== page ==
Selling a Home with Wallpaper

free wallpapered living room


When I was a kid, my grandmother lived in the sweetest 1940’s bungalow and every single room, including the sun porch and pantry, was covered from top to bottom with wallpaper!  From lush florals, to rosy pink stripes, to Nordic tile designs, I loved every square inch of it!

Today, I don’t think I would be near as excited to have every wall plastered with so many colors and patterns.  And I know potential buyers won’t be, either.

While wallpaper has definitely been making a comeback, the problem is that most wallpaper styles are very design specific.  That fact alone is almost always going to ensure that wallpaper is going to be viewed as dated and typically not something a new homeowner is going to want to live with.

The advice I gave about selling a home with wallpaper well-over a decade ago still holds true today.  Should you try to sell a home with walls that have been papered?  That all depends on the wallpaper design, your price point, and how many rooms.

Ideally, removing the wallpaper is always the best solution.  But I do realize that some homeowners don’t want to do that for a couple of reasons.

1)  There is an emotional attachment to the wallpaper.

2)  It’s a lot of work and can be expensive to remove.

But those two reasons are exactly why it should be removed!

1)  You can’t take it with you!

2)  Guess what?  Potential buyers see removing wallpaper as a labor intensive and pricey project to tackle, too.  So getting rid of it really is your best option.

In some cases, if the wallpaper is neutral…as in, a tone-on-tone pattern or simply a textured pattern…it’s not the worse thing in the world.  As long as it’s in good condition, not peeling at the seams, not a bright color or busy pattern, and has not taken over every room of the house.

And depending on the price-point of the listing, I still recommend painting over it in some cases.  Do keep in mind that someone looking at a $500K home is not going to take kindly to wallpaper that’s been painted, however.  Also remember that painting over wallpaper is not like painting over drywall.  Besides proper prep work, you can’t slap on paint like you’re white washing a fence!  Too wet and that wallpaper you didn’t want to take off to begin with is going to start peeling off on it’s own, and you’re going to have a very big mess on your hands and end up removing it anyway!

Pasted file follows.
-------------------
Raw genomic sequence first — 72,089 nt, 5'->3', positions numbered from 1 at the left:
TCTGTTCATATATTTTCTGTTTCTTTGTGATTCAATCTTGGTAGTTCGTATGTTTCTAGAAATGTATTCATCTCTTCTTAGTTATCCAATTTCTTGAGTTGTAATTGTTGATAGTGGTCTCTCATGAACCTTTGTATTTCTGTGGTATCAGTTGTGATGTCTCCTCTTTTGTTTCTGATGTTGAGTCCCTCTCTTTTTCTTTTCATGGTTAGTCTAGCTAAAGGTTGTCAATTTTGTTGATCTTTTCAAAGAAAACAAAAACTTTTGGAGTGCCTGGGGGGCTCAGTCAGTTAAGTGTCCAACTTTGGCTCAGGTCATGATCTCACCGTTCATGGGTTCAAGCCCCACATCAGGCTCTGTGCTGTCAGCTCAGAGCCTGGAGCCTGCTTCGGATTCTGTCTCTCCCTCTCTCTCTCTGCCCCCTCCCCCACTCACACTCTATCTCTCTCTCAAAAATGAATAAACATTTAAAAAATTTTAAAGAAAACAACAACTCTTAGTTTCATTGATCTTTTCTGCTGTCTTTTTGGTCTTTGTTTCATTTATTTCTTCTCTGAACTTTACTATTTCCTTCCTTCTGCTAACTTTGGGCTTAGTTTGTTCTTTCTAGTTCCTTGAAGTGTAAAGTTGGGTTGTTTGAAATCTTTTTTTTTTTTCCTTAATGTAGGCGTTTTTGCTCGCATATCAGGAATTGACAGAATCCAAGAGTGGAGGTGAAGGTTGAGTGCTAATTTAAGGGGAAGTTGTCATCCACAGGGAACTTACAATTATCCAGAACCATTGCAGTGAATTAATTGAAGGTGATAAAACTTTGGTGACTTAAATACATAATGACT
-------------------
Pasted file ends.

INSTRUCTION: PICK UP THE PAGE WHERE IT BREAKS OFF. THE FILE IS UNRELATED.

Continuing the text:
But there are also a couple of staging tricks to downplay wallpaper if you decide not to remove it.  If the pattern is bright, busy, or both, get rid of all the artwork on the walls which will clash and make it stand out even more.  Opt instead for plain-framed mirrors, or try moving a large piece of furniture to block some of the pattern on the largest part of the wall, like a glass cupboard in a dining room.  You aren’t actually hiding it since it’s probably everywhere else in the room too, but it will tone it down somewhat and not make it the first thing that pops right out at you when you enter.

While you do have a few options when it comes to selling a house with wallpaper, the best solution is still removing it altogether to ensure that wallpaper doesn’t come between you and a solid offer.




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